It is essential to view the entire landscape of the carve-in versus carve-out issue and examine all sides with equal clarity. It is true that carving the behavioral health benefit into managed care increases administrative costs for both Medicaid and for providers. Administrative costs to Medicaid, Medicaid fee-for-service (FFS) average between 4% and 6% while Medicaid managed care plans administrative costs average 14% due to larger staff that is are paid higher salaries compared to state employees managing FFS Medicaid programs. But that is just part of the bigger picture; Medicaid MCOs reduce costs by reducing provider payments.
For example, an analysis by Mercer of the Missouri Medicaid program in 2010 through 2014 found that the four year average annual savings of managed care compared to FFS was 1.7%. Compared to FFS, managed care:
- Reduced medical costs/payments to providers by $23.81 per member per month (PMPM) (8% decrease).
- Increased administrative costs by $18.48 PMPM (149% increase).
For every $1 PMPM of reduced state costs due to managed care:
- Medical costs/payment to providers were reduced by $4.47 PMPM.
- Administrative costs were increased by $3.47 PMPM.
Large complicated systems, no matter how well designed and managed, inevitably have some level of ongoing inefficiency and waste due to their size and structure. It only makes sense to increase administrative costs if the subsequent savings from reduction in waste is greater than the increased administrative costs. In health care delivery systems, most waste is due to unnecessary treatments. Medical necessity is not always clear-cut and managed care usually interprets medical necessity criteria more restrictively than FFS programs. There is a point where you cannot further reduce waste and inefficiency without increasing total net cost, but even then there is a policy choice that must be made between having the remaining inefficiency as excess administrative activity or excess provider capacity.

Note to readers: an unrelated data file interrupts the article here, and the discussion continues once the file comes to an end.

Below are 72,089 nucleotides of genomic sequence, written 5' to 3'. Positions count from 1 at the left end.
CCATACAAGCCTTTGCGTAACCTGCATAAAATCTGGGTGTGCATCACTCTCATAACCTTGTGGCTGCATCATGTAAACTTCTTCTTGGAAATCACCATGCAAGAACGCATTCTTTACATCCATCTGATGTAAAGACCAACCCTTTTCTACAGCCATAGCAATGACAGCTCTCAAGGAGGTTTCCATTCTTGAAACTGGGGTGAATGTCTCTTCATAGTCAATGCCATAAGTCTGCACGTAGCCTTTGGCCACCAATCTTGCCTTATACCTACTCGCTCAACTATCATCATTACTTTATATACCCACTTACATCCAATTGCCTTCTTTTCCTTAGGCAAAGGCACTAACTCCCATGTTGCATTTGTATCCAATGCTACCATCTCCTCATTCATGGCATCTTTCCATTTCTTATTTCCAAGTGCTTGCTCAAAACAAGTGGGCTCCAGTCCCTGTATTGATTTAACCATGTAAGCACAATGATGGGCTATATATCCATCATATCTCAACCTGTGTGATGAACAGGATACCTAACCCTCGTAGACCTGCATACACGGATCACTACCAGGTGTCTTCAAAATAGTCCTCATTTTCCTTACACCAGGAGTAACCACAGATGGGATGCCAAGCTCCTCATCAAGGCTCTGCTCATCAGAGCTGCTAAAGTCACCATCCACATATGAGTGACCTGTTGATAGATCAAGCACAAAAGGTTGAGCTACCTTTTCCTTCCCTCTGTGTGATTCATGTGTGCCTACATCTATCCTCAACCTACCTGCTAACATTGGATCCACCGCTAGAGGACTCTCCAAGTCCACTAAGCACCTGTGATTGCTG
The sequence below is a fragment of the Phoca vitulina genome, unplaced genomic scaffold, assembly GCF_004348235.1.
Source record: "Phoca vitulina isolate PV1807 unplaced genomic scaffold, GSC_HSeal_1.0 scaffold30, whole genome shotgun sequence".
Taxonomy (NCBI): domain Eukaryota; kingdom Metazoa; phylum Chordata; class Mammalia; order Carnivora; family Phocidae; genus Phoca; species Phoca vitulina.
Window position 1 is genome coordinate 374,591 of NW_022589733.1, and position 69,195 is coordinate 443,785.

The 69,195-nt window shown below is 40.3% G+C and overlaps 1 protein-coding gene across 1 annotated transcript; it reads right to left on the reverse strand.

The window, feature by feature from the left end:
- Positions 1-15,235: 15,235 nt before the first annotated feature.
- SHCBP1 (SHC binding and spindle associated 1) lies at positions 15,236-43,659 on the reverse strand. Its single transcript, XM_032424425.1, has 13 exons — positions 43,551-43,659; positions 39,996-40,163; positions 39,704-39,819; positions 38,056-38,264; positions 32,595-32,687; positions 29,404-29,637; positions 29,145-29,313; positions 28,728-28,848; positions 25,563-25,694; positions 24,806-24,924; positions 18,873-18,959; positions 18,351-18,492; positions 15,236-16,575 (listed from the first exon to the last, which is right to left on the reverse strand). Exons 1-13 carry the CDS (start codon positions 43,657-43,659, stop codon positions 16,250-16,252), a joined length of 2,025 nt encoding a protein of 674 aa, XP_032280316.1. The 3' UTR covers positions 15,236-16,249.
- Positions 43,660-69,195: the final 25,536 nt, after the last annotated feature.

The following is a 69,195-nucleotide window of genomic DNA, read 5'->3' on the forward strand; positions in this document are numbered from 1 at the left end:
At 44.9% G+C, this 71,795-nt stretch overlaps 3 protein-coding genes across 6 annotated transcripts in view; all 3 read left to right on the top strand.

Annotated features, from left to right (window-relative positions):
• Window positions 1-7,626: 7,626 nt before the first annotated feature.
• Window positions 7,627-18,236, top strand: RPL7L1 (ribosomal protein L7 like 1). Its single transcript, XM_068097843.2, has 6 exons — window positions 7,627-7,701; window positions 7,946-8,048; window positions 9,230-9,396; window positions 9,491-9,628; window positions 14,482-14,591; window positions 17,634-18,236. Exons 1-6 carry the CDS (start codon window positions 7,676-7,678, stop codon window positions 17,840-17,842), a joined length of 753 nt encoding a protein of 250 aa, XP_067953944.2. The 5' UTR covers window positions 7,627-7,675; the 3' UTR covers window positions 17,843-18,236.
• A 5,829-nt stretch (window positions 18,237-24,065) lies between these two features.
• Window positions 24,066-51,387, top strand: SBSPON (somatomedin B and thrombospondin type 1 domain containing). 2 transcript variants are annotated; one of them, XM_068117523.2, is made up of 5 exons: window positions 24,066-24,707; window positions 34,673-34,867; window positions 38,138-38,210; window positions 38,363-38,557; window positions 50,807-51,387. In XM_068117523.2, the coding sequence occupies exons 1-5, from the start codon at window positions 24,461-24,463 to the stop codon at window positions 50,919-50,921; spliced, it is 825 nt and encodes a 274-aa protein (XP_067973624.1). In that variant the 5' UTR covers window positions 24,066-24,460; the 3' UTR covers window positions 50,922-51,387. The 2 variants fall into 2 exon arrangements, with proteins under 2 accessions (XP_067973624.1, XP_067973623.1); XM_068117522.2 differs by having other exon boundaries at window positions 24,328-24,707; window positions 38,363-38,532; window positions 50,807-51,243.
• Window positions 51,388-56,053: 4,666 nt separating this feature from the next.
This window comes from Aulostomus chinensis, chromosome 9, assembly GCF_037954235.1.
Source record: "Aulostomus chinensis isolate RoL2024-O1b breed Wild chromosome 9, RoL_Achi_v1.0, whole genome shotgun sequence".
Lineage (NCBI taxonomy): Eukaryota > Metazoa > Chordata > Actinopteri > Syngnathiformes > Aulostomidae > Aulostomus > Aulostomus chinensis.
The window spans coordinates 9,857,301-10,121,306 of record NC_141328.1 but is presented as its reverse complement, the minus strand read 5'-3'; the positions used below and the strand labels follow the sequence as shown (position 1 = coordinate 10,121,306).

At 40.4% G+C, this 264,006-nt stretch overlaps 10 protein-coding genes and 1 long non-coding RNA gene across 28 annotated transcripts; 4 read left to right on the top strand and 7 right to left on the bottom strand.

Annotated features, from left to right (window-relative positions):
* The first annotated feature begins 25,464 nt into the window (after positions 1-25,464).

Federal rules requiring Medicaid recipients to have a choice among managed care companies also contribute to increased administrative costs to providers. States almost always use three or more managed care companies, requiring providers to understand and process three or more separate sets of claims forms, prior authorization rules, appeals procedures, etc.
Because managed care companies generally deny more claims and request additional information prior to payment more often than FFS programs, additional billing staff is needed. The combination of reduced provider payments and increased administrative burden decreases provider liability and decreases their ability and capacity to meet surge demands in situations like COVID-19.
Increased research and examination of the ramifications of carve-ins is essential and many questions remain unanswered. The actual effectiveness and outcomes of carving behavioral health into the med-surg benefit in the Medicaid program remains unknown and we do not know the extent to which carving in the financing to the MCO actually results in an integrated operational system. We do not know if the outcomes of suicide rates, disability rates and overdoses have improved. And, in most cases, we do not know if net savings actually occurred because there has been no systematic evaluation. We do know that most of the savings from reduced payments to providers have gone to paying increased administrative costs and that the administrative costs of the providers have increased.
The policy question that must be examined is, “What is the actual evidence for the hypothesized benefits of behavioral health carve-in and are they substantial enough to be worth the increased administrative costs and decreased provider capacity?”
The answer to this question will lead us to the only important outcome – improving the accessibility and quality of mental health and addictions care for all Americans – not just the privileged few.